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Eastern Europe: Financial Experts Warn Of Currency Crashes

  • Ron Synovitz



Prague, 22 October 1997 (RFE/RL) -- International financial analysts are warning their clients about the likelihood of currency crashes in Ukraine, Slovakia, Lithuania, Latvia, Estonia, Romania, Russia and Poland.

The early warnings are being given to policy makers as well as investors, so A-L-L of Eastern Europe's governments have time to avoid a crisis. But, as The Economist magazine noted in its most recent edition, it is easier for governments to hope for good luck and publicly deny the warning signs than it is for them to take the painful steps of budget cutting and monetary tightening.

In fact, The Economist says that government denials of the problems may be the most reliable indicator of future exchange rate turmoil in emerging markets.

The international securities firm Deutsche Morgan Grenfell this week published a report that creates a new statistical method to measure currency risks in Eastern Europe. The report says Ukraine and Romania are the most likely to experience a month-to-month currency devaluation of at least 15 percent within the next year. It says there are moderate risks of a 15 percent depreciation in Slovakia, Russia and the Czech Republic.

The creator of this methodology, economist Elke Speidel-Walz, told RFE/RL that the risk for Romania is high because of poor scores in three out of five economic indicators used in her formula. She said that in Romania's case, the rapid expansion of credit to the private sector has exacerbated the risk factor. She said risk of a currency crisis also is high because of a projected decline of three percent in Gross Domestic Product (GDP) this year, along with a real appreciation of the leu in recent months. Another problem in Bucharest is a high ratio of short-term-debts to reserves. By using these indicators as a guide, Speidel-Walz calculated that there is a 42 percent probability of a currency crash in Romania during the next year.

But it is in Kyiv that alarm bells are being sounded the loudest. Trading of the hryvna has been kept within a fixed range (eds. note: 1.7 to 1.9 hryvna per USD) since April. In the aftermath of hyper inflation, the government has praised itself for this record. It says currency stabilization has been a major achievement of President Leonid Kuchma's administration.

But analysts note that Ukraine's central bank was forced to intervene in the forex market last month after the supply of dollars at Kyiv's main exchange was nearly exhausted. By loaning $185 million to the finance ministry, the central bank also violated Ukraine's agreement with the International Monetary Fund. That has further raised speculation of an impending currency crash.

Jurgen Conrad, an analyst with Deutsche bank Research, told RFE/RL that Ukraine's fixed exchange rate regime needs to be changed soon to lessen the risk of a crash. He says the government should announce the implementation of a currency corridor for next year, which would allow the currency more flexibility within preset limits.

Deutsche Morgan Grenfell's new methodology also shows that Bulgaria's lev is at a high risk of crashing within the next 12 months. But in Bulgaria's case, the findings have been skewed by the implementation in July of a currency board regime. In reality, the currency board has greatly strengthened confidence in the lev -- both in Bulgaria and abroad.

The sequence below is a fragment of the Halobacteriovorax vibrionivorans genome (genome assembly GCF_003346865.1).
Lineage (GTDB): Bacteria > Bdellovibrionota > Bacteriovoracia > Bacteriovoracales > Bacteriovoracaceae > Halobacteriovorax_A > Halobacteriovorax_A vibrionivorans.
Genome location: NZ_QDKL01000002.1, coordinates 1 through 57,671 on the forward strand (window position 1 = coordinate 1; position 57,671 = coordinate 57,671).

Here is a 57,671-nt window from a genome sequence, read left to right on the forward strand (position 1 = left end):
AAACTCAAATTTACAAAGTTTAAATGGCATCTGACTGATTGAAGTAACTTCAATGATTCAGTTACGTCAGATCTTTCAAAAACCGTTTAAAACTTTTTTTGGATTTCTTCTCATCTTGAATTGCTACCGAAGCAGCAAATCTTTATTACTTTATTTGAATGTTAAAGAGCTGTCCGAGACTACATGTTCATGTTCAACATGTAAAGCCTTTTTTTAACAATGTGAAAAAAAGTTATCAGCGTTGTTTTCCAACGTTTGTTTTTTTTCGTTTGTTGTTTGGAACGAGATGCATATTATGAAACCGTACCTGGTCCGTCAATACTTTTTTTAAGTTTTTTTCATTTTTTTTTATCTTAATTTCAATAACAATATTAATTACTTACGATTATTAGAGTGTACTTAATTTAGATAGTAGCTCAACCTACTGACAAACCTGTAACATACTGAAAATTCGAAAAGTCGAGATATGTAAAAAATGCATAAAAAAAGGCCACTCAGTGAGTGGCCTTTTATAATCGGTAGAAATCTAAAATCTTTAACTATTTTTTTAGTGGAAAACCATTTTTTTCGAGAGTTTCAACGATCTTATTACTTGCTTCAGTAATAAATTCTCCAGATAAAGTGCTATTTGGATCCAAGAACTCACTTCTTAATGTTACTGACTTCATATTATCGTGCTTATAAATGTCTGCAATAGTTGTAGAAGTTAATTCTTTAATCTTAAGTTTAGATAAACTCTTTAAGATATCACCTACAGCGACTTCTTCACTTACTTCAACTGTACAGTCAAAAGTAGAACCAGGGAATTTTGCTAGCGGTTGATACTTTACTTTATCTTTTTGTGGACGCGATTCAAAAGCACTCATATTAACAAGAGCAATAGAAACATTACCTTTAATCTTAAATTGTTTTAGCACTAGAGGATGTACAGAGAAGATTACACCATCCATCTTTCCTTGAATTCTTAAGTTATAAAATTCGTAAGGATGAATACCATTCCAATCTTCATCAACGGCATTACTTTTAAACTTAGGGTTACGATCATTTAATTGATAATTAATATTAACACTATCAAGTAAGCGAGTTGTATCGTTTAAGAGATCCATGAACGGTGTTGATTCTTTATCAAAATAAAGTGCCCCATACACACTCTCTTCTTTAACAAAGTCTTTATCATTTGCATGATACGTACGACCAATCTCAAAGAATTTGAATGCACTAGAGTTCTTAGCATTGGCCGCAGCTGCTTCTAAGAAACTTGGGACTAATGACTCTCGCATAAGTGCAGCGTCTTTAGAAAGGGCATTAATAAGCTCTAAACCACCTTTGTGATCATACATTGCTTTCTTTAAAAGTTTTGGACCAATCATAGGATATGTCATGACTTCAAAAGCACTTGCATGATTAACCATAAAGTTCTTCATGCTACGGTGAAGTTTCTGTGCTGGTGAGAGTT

Estonia's currency board also is considered more solid than the exchange rate pegs used across most of eastern Europe. Still, analysts say problems in the banking sector could put additional pressure on Estonia's kroon and Bulgaria's lev.

In Lithuania, the failure of the government to back its currency board with tough fiscal policies has raised concerns about an impending currency crisis. The Economist predicts that the government may face difficulties in keeping the exchange rate stable if it goes ahead with plans next year to scrap the currency board.

The Latvian government has managed to balance its budget. But analysts are concerned about the country's shaky banking system and a current account deficit that runs at about 10 percent of GDP.

Slovakia also faces a current-account deficit this year of more than 10 percent of GDP. Only one-tenth of the deficit is expected to be covered by direct foreign investment. Meanwhile, the Slovak crown has remained pegged to a combination of foreign currencies. As a result, it has lost competitiveness against both the German mark and the Czech crown. A budget deficit of almost five percent of GDP is another warning sign in Bratislava. The Economist says new measures that would weaken the independence of the central bank have failed to instill confidence in the Slovak crown.

In Prague, a currency crisis last May brought an end to the Czech Republic's economic boom. Some analysts say that by abandoning its currency peg after that crisis, officials in Prague may have lessened the chances of another crash in the near future.

Financial analysts say that a crisis is N-O-T inevitable in any Eastern European state. Predictions of possible crashes in the region often are based on comparisons to the economic patterns in the emerging markets of South-East Asia and Latin America.

That means that recent crises in Thailand, Malaysia and Mexico can offer valuable lessons to Eastern European leaders. Perhaps the most disturbing cause for concern is that many Eastern European politicians and policy makers do N-O-T seem interested in learning from the mistakes of Asia and Latin America.
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